Museum will be first to showcase evolution of Egyptian civilisation
The new National Museum of Egyptian Civilisation (NMEC) in Cairo, currently under construction, is expected to be partially opened by the end of this year.
Situated in the historic al-Fustat district of Cairo's Old City, the new facility will house 50,000 artefacts from perhistoric times to the modern age. The core permanent exhibition will be built around six galleries based on the themes: Dawn of Civilisation; The Nile; Writing, State and Society; Material Culture; Beliefs and Thinking; and the Gallery of the Royal Mummies.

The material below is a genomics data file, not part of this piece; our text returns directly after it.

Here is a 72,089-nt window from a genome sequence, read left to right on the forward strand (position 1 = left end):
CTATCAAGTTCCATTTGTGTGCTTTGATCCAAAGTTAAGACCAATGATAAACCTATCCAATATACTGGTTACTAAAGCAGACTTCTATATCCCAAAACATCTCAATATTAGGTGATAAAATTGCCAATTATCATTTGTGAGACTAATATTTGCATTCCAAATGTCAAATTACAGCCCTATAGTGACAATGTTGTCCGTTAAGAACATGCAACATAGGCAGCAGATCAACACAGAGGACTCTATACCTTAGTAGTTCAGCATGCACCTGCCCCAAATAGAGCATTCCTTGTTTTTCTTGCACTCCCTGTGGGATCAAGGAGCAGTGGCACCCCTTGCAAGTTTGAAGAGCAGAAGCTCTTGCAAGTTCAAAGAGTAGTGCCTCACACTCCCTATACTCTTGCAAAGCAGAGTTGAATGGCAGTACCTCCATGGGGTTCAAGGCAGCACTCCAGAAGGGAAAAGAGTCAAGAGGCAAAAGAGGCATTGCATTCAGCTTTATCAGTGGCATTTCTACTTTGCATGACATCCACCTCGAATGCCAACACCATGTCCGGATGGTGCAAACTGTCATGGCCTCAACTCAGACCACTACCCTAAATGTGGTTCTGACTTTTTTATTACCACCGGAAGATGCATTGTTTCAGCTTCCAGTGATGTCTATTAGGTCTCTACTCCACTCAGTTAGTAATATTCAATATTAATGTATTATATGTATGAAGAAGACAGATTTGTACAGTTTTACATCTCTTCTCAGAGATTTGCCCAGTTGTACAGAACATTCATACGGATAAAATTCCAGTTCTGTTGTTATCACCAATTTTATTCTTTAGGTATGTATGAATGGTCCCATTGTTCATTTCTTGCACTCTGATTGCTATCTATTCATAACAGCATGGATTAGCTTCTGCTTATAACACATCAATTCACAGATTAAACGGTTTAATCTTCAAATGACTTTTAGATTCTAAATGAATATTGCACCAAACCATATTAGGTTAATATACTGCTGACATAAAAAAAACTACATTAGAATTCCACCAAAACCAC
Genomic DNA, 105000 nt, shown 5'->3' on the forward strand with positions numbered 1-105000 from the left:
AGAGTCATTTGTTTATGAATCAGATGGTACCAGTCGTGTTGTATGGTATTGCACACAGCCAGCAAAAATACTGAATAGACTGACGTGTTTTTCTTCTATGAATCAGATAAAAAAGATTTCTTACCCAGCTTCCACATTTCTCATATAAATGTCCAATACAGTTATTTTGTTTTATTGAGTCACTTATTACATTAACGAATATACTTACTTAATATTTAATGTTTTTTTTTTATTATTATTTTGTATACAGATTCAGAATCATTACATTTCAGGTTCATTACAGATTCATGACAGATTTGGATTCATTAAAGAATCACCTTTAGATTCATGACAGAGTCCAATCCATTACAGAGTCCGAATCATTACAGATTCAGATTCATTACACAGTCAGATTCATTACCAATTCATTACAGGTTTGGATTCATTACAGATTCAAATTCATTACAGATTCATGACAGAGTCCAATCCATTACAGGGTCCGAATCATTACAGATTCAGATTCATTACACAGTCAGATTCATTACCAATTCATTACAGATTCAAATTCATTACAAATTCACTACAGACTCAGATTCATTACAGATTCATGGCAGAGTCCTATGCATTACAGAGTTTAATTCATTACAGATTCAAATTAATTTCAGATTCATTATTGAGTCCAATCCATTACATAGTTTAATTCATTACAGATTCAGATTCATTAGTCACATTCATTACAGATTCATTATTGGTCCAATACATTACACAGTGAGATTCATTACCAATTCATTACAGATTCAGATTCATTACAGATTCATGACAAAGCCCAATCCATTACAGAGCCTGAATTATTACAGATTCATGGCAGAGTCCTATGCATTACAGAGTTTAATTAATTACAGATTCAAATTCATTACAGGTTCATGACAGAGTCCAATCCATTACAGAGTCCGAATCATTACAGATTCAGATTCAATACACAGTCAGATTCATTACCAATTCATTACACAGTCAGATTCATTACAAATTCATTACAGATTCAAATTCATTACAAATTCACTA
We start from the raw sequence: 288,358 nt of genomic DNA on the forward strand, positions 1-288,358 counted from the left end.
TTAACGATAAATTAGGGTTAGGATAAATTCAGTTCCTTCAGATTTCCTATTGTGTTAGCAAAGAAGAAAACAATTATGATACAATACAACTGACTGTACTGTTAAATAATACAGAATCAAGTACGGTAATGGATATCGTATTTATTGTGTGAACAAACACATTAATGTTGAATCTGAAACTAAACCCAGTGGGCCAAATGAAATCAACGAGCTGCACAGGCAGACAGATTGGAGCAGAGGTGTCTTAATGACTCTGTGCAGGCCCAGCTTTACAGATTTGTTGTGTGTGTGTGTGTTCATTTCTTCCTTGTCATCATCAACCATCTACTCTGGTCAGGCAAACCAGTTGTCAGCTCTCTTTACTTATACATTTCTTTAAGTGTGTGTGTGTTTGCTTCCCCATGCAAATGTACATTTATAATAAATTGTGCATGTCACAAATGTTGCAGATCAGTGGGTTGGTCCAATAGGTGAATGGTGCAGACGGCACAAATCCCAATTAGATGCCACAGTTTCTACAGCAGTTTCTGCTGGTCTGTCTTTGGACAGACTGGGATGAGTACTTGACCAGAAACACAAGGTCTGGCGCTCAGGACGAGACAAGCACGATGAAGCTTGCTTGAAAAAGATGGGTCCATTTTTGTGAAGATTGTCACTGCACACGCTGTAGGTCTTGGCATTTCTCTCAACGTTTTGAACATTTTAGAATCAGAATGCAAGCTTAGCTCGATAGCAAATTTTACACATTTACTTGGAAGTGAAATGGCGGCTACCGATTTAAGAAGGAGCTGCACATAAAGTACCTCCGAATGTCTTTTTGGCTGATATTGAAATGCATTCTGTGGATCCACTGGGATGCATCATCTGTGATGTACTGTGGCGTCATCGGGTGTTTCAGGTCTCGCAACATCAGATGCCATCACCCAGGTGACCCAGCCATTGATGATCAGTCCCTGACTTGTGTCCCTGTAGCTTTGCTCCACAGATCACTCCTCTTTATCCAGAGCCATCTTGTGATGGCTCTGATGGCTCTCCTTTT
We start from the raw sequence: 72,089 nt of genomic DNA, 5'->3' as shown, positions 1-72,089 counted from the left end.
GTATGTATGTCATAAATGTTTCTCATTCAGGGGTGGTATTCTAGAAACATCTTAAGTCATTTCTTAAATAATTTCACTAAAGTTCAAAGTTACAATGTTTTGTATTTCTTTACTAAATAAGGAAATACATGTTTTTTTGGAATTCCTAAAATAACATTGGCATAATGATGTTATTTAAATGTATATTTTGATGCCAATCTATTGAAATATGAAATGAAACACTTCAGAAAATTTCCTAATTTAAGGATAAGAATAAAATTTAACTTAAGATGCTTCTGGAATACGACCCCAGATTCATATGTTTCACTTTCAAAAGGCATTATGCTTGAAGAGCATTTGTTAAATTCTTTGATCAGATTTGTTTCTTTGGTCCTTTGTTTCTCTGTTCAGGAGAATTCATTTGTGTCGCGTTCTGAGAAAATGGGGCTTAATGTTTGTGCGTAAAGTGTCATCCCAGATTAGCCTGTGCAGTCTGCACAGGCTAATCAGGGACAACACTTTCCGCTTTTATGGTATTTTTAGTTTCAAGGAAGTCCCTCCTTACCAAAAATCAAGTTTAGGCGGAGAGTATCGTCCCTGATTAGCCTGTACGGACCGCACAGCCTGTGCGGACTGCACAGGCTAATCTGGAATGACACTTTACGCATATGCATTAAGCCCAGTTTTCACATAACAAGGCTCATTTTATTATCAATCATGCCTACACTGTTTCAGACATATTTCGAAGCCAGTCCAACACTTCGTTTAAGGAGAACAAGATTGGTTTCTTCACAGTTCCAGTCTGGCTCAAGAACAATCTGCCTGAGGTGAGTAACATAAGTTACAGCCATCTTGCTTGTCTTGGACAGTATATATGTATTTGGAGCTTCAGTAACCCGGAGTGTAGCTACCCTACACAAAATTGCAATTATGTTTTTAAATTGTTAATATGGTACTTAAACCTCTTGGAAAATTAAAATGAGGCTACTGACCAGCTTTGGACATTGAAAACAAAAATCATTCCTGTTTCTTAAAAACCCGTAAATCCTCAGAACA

It will also have specific areas devoted to influential figures in Egyptian history such as pharaohs, kings, scientists, writers and explorers. There will be eight main exhibition halls, six secondary halls, various laboratories and educational and scientific research centres, as well as a large shop and a library.
The museum is under the auspices of the ministry of antiquities and its construction is funded by Egyptian and international cultural organisations including UNESCO, which recently granted it $300 million as well as expert technical advice.
The site is surrounded by historic buildings such as the Amr ibn al-Aas mosque, the Saladin Citadel, the Ben Ezra Synagogue and the Coptic Museum, and the building will overlook Ain El-Sira Lake and al-Fustat garden.
The museum has been in the pipeline since 1982 and the first stage of construction began in 2004. The building's design is the work of Egyptian architect El Ghazzali Kosseiba, while the exhibition spaces are being designed by Japanese architect Arata Isozaki.